cover and blurb via amazon

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I have to admit I had only read fiction about Owen Tudor until I picked up this book. The author has written a bountiful amount of Tudor works, so before reading the books on Jasper Tudor and Henry VII, I decided to start with Owen Tudor.

Tudor was, of course, a Welshman, from a family fraught after the Welsh Independence wars. Tudor, born Owain ap Maredudd ap Tudur, left for England for a new start. Tudor got a job, working for Queen Katherine de Valois, the bride Henry V took from France in return for peace. While Shakespeare wrote of Henry’s love for Katherine, all he did was basically purchase her, get her pregnant and then die. Katherine was left in England with a tiny baby who was king at nine months old, and all alone.

But all was not lost. Katherine had fallen in love with Owen Tudor, who had been working in her household on behalf of the king’s steward. Katherine and Tudor secretly married, and had up to six children – two sons who survived, Edmund and Jasper, plus Edward and Margaret ( who may or may not have entered the church and died young), and possibly two more, unknown, who did not survive (it’s a murky situation. For an author researching, a bit of  nightmare really). Sadly, Katherine passed away in 1437, aged only 35, leaving her kingly son in the Lord Protector’s hands and Tudor with the boys. Tudor was lucky not to be imprisoned or worse for secretly marrying a queen, as a law was in place that she could not marry without the king’s permission. There was no proof Katherine and Tudor ever legally married, and could have been nullified anyway. Tudor had all his possessions and lands seized but did keep his head and children.

Once Henry VI grew up a little, he treated his half-brothers well and kept Tudor on a good salary. Poor Tudor however was captured in Hereford during the Battle of Mortimer’s Cross in 1461 when his son Jasper’s army was defeated. Tudor was beheaded, his last words about Katherine. The bastard son he had fathered two years earlier had a headstone placed on his father’s grave years later.

Owen Tudor must be a hard man to write about, as he was not born royal and has a murky history, along with his family, given the lack of evidence about his life. What we do know is that Edmund died, leaving a pregnant Margaret Beaufort behind, who had Henry VII, and of course, had his bloodline through the royals ever since. I am definitely going to read the other books written by Terry Breverton.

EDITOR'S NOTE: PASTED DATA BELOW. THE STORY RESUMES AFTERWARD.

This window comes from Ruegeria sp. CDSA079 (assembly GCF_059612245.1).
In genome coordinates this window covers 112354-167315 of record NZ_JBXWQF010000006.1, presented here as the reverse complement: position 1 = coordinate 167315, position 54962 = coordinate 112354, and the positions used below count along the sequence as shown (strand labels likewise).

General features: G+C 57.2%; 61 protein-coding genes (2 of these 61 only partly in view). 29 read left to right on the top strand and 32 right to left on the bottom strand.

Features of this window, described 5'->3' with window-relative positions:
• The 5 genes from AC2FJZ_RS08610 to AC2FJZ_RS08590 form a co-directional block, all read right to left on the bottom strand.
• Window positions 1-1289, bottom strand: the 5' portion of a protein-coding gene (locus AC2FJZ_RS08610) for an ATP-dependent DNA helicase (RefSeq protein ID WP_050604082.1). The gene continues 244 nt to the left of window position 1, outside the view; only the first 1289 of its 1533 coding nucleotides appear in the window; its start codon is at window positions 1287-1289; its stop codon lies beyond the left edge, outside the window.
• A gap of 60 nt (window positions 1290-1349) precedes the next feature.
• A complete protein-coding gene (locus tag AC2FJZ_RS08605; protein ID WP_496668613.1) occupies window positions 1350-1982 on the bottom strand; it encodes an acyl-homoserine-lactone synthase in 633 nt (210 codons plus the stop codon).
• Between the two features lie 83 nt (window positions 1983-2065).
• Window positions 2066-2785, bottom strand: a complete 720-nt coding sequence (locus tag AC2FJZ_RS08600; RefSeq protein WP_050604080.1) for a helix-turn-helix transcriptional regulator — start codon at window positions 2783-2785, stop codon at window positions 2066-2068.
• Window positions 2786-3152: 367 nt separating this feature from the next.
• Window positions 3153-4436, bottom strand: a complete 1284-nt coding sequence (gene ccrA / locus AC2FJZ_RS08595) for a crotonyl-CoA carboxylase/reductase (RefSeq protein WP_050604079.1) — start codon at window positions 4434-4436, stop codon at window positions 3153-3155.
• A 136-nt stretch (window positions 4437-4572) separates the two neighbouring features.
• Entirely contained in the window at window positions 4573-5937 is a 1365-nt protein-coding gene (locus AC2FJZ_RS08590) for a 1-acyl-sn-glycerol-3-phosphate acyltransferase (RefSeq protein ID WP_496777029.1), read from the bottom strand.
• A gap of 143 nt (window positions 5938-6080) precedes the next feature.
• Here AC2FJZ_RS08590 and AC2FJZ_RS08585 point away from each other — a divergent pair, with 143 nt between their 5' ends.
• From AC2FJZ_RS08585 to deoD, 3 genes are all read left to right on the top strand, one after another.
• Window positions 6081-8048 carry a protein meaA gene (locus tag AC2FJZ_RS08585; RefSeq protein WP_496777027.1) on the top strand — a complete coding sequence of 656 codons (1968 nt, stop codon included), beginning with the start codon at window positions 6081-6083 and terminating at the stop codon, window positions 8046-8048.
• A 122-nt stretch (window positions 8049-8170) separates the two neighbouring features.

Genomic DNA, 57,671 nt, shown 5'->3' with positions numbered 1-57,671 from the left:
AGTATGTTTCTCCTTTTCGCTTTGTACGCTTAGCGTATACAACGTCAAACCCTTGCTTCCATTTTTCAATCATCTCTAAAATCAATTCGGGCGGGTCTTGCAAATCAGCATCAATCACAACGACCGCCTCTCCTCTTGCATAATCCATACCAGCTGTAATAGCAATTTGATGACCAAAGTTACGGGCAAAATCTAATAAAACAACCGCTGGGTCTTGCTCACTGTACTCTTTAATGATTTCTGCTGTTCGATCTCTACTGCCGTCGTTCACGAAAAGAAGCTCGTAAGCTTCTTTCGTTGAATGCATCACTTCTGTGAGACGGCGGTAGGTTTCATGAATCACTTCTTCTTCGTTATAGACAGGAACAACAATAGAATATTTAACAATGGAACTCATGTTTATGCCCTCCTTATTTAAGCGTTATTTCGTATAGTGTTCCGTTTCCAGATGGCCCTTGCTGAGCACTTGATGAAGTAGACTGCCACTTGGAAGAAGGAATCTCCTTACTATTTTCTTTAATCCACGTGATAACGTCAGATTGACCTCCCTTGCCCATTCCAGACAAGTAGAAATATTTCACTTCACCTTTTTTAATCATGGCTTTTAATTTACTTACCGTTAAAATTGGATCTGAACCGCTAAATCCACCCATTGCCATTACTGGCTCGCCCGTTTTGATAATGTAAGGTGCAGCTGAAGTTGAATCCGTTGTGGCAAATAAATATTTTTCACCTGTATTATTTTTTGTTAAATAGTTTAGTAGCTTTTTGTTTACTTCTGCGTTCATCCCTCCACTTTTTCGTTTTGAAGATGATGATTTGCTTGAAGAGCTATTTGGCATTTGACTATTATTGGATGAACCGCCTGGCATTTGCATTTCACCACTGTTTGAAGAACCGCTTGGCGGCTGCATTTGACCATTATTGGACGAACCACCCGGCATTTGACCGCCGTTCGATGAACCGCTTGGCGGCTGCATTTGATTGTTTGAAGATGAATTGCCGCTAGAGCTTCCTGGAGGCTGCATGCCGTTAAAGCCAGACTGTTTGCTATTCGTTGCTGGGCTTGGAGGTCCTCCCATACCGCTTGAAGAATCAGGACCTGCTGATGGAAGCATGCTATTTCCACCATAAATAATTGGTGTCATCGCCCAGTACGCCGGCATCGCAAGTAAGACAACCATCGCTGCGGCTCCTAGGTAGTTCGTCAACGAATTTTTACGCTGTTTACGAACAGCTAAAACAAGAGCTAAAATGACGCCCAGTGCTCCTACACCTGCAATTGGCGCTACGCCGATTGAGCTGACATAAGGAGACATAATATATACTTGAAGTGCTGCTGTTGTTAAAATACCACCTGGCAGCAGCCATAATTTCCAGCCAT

HISTORICAL BOOK REVIEW SERIES: ‘ The Reluctant Ambassador’ by Dan O’Sullivan

Sir Thomas Chaloner achieved much during his short life. As someone at the heart of four Tudor courts, his experience is fascinating.

Serving in the household of Thomas Cromwell after university, he later was entrusted with delicate diplomatic missions in France, Scotland, Flanders and finally Spain, where he was resident ambassador at the court of Philip II. His career was helped by his close friendship with William Cecil, whom he got to know at Oxford. He managed to stay employed during the religious and political upheavals of four reigns, while many close to him lost their positions and even their lives.

Chaloner was an intellectual and a humanist. He had a close circle of literary friends with whom he collaborated in the staging of court masques and other productions. He produced reams of verse and also translated several works from Latin, among them The Praise of Folly by Erasmus.

In Spain, Chaloner devoted much energy toward trying to save dozens of English sailors who had found themselves imprisoned as a result of bitter trade disputes between England and Spain. The stresses of his job weakened him physically, and he died soon after his recall, leaving a wife and young son.

Dan O’Sullivan explores the life of Chaloner and delves into the intricacies of European court life during the time of the Tudors. Chaloner, a reluctant ambassador who longed for his home in England, is a fascinating but little-known character who is here brought to life in vivid detail.

cover and blurb via amazon

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In 1541, Holy Roman Emperor Charles, who ruled much of Europe, went to war against the Turks and the Barbary pirates. He planned to besiege Algiers to free Christians from pirates, but could not attack Constantinople, as he did not have the numbers. One of these men onboard was Thomas Chaloner, on his first trip abroad from England. The fleet was caught in a storm, resulting in the loss of 8,000 lives as ships sank.

Chaloner was lucky; he could swim, unlike most. In fact, he had much luck in his early life. With a wealthy merchant father, Chaloner went to Cambridge and was given a job in Thomas Cromwell’s house. Still in his teen years, Chaloner could ready himself for life at court, learn politics and Latin, Italian and French. At St Johns College, he made a friend named William Cecil, which would help Chaloner again later in life.

Chaloner had sailed abroad as a diplomat, there to represent England while Charles V took on the Turks, and was one of the few who survived the Mediterranean storms. He went home to a new England – wife number five of Henry, Katherine Howard, was about to die. But change helped, as Chaloner gained a place on the privy council as a clerk, and as Henry failed to rule his country properly, or had Thomas Cromwell to fall back on, Chaloner was there with the men who ran England, while still in his early twenties.